Embraer EMB-550 Legacy 500 RA-02788

Case Studies

Eddie sez:


You could say this hard landing resulting in substantial aircraft damage was caused by the fact the pilots positioned an automatic anti-ice system from AUTO to ALL a little early. You could. But it was really caused by the fact the pilots didn't understand the relationship of the anti-ice system and their fly-by-wire system, and they ran a few checklists from memory, missing the steps that would have prevented all this.

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Photo: Embraer EMB-550 Ice and Rain Protection Areas, BEA, Figure 1
Click photo for a larger image

We used to say "an airplane is an airplane, they all basically fly alike." How wrong that is. If you are flying a fly-by-wire aircraft, you should understand that you aren't flying the airplane at all. You are managing a series of computers to fly the airplane for you. If you don't understand the rules those computers are using, you can find yourself in a situation where the airplane is doing something you don't understand.

I am as guilty as many pilots are of thinking that I understand something fully, and being tempted to execute corrective procedures without reference to checklists. Let's say you have an automatic anti-ice system that puts on wing and engine cowl anti-ice systems automatically. Now let's say that system isn't working. No big deal, you've operated for years without such a system. In this particular case, the aircraft's flight control computer wants an extra 30 knots of speed before deciding it has had enough and takes control from you. Following the checklist would have told you that.

We often think that any problems on short final are best handled on the ground, so land the airplane. But as the case of Gulfstream G550 N535GA demonstrates, we may not fully understand the problem. In that case and this one, a simple "Go Around" commanded by the first officer could have snapped the captain back into the game. In this case, the first officer reminded the captain to stay out of the red band on the airspeed tape. This particular aircraft also had a yellow band. So does mine. Turbulence and gusts will push the yellow band up now and then. The red band on the airspeed tape is bad news in any airplane. In a fly-by-wire system it is even worse because it means the electrons may soon be in control of your jet, and you might not like what they do with that control.

This case study provides lessons we all need to take to heart, especially those of us flying fly-by-wire aircraft.

Everything here is from the references shown below, with a few comments in an alternate color.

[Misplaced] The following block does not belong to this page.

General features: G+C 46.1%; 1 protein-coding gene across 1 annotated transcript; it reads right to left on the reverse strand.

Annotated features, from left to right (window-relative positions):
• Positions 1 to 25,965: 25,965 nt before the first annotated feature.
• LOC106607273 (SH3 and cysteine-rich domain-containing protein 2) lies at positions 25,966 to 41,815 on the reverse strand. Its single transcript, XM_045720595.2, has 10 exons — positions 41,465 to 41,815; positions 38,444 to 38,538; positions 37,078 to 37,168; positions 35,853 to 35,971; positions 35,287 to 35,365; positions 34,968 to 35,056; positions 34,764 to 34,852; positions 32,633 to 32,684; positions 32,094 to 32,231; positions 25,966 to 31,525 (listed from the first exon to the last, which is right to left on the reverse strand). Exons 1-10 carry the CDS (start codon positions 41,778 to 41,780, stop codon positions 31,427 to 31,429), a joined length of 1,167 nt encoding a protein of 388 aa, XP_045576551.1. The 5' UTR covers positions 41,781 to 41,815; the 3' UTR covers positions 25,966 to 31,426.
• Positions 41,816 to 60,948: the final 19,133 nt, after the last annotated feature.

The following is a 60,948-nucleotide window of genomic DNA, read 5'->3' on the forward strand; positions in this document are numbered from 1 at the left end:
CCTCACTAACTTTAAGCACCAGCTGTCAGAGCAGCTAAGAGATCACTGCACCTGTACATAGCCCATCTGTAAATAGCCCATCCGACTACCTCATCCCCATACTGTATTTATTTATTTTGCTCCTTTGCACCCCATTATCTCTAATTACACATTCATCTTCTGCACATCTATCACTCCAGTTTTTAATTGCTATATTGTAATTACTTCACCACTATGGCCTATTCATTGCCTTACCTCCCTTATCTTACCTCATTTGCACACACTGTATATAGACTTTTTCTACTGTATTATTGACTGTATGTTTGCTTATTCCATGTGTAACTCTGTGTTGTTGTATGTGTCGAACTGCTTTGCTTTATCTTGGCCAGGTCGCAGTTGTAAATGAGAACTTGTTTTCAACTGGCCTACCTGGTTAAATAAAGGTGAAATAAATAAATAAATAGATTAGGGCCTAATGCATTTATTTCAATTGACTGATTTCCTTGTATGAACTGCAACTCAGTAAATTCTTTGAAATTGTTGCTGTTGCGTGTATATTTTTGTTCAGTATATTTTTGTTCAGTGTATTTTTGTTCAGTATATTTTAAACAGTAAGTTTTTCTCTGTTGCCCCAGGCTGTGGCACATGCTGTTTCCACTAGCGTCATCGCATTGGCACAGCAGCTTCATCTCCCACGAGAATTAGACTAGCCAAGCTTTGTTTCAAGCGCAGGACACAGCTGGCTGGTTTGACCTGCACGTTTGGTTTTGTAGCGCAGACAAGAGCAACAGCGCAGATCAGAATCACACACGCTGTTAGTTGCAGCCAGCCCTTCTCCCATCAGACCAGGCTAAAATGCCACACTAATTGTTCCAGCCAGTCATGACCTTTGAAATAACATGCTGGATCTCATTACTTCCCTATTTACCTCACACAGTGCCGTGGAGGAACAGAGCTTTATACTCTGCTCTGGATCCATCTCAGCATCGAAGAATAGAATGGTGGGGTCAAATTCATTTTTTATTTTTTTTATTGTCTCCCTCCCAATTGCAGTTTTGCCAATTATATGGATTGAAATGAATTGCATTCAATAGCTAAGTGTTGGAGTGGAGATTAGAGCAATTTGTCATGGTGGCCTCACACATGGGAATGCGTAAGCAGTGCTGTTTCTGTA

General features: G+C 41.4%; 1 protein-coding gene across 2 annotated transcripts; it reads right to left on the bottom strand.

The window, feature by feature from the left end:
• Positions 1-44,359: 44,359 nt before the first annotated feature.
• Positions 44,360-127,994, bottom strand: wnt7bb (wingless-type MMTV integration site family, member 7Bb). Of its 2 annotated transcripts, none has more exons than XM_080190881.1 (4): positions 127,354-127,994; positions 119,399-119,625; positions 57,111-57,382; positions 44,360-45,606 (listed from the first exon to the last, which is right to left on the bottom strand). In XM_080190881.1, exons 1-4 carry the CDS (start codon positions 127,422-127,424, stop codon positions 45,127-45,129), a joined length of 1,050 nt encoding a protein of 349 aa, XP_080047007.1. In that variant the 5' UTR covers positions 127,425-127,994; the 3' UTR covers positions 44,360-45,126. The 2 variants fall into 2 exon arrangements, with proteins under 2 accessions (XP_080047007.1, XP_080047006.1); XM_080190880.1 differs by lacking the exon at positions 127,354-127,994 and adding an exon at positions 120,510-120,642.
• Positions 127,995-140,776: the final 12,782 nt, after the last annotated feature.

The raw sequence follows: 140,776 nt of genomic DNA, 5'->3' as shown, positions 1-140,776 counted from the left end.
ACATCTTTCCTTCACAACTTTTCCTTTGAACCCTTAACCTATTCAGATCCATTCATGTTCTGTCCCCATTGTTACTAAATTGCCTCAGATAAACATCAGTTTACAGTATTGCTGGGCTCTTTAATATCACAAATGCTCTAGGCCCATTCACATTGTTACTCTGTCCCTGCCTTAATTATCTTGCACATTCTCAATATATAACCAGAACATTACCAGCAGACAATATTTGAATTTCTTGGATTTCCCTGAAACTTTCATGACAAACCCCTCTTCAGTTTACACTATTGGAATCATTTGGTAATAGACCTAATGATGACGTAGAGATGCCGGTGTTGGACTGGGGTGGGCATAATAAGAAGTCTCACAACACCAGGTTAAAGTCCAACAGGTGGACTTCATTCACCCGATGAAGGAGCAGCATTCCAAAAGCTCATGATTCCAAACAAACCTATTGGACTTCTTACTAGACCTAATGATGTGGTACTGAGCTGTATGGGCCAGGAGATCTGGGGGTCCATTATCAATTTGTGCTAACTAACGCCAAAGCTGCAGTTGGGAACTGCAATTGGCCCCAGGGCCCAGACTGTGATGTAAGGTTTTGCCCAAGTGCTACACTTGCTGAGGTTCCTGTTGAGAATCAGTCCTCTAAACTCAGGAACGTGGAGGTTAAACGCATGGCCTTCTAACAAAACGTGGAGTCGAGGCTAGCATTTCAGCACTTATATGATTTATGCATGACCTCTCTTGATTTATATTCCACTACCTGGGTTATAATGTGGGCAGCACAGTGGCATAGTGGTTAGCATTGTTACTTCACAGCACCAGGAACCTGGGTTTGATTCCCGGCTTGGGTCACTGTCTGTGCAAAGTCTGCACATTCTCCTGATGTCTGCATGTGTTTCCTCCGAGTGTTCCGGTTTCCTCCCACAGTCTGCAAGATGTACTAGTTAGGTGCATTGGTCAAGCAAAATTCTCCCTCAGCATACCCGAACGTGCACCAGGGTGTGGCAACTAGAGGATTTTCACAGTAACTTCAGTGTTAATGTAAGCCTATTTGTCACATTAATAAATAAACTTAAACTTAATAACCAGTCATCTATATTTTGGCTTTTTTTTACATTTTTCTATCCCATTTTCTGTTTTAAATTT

Last revision:

2021-04-01

Cover Story:

2021-04-01

Accident Report

  • Date: 27 November 2017
  • Time: 0655
  • Type: Embraer EMB-550 Legacy 500
  • Operator: L39 Engineering
  • Registration: RA-02788
  • Fatalities: 0 of 3 crew, 0 of 0 passengers
  • Aircraft Fate: Substantial
  • Phase: Landing
  • Airport: (Departure) Moskva-Domodedovo Airport (UUDD), Russia
  • Airport: (Destination) Paris-Le Bourget Airport (LFPB), France

Narrative

[BEA2017-0674 pp. 1-2]

  • The crew of the Embraer Legacy 500 were carrying out a private flight from Moscow-Domodedovo airport, bound for Paris-Le Bourget airport.
  • At Moscow, a thin film of ice covered the aeroplane and the crew had it de-iced. As icing conditions were prevailing at Moscow airport, the crew set the selector of the ice protection control panel to ALL before starting up the engines. During their start-up, the A-I WINGSTAB FAIL message appeared on the EICAS. The crew tried to reinitialize the system by pressing the WINGSTAB pushbutton and then using the ICE PROT MODE selector. The failure message continued to be displayed.
  • Around five minutes after take-off, the STALL PROT ANTICIPATE warning message appeared on the EICAS and remained on the screen until the end of the flight. The captain was PF and the first-officer PM for the arrival at Le Bourget airport. The METARs did not indicate icing conditions. The crew performed the ILS 27 approach at a speed of between 120 and 130 kt.
  • At an altitude of 2,200 ft, while the aeroplane was on the ILS glide path, the AOA limiter protection activated itself and the autopilot (AP) automatically disengaged. The aeroplane passed under the glide slope and a glide slope warning sounded. The captain then increased thrust and leveled off in order to return to the approach path. The AOA limiter protection deactivated itself and the crew re-engaged the AP.
  • At around 1,000 ft QNH, the AOA limiter protection activated itself again and the AP disengaged. The first officer told the captain to keep the speed above the red tape corresponding to the minimum speed authorized by the protection. This protection limits the angle of attack and did not allow the captain to sufficiently increase the aeroplane’s pitch attitude in order to flare, despite making a full nose-up deflection on the sidestick.
  • The aeroplane touched down with a rate of descent of around 1,350 ft/min and a load factor of 4 g. The right main landing gear ruptured and the upper rear hinge made a hole in the upper surface of the wing.

Analysis

The Crew

[BEA2017-0674 p. 2]

  • The captain, aged 44 years, is a former instructor on the L-39 Albatros. He obtained his type rating on 24 October 2016 and carried out a simulator training flight session on 17 March 2017. At the time of the occurrence, he had logged more than 1,507 flight hours of which 151 on type.
  • It appears the captain did not have a lot of flight experience and only a year in transport category jets. I've flown the L-39 once and remember it as a docile, easy to fly trainer. One huge difference between these nimble trainers and heavier aircraft is inertia. The trainer has surplus thrust to get you out of trouble. The larger aircraft? Less so.